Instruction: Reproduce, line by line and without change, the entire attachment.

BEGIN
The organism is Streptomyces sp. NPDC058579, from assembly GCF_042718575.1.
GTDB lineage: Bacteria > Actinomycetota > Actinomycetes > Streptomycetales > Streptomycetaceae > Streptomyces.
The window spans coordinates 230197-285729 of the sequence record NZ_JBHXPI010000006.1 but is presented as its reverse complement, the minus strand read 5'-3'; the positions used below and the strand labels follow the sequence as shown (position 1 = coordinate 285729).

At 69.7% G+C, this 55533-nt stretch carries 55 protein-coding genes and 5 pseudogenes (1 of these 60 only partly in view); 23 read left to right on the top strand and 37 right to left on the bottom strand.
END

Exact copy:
The organism is Streptomyces sp. NPDC058579, from assembly GCF_042718575.1.
GTDB lineage: Bacteria > Actinomycetota > Actinomycetes > Streptomycetales > Streptomycetaceae > Streptomyces.
The window spans coordinates 230197-285729 of the sequence record NZ_JBHXPI010000006.1 but is presented as its reverse complement, the minus strand read 5'-3'; the positions used below and the strand labels follow the sequence as shown (position 1 = coordinate 285729).

At 69.7% G+C, this 55533-nt stretch carries 55 protein-coding genes and 5 pseudogenes (1 of these 60 only partly in view); 23 read left to right on the top strand and 37 right to left on the bottom strand.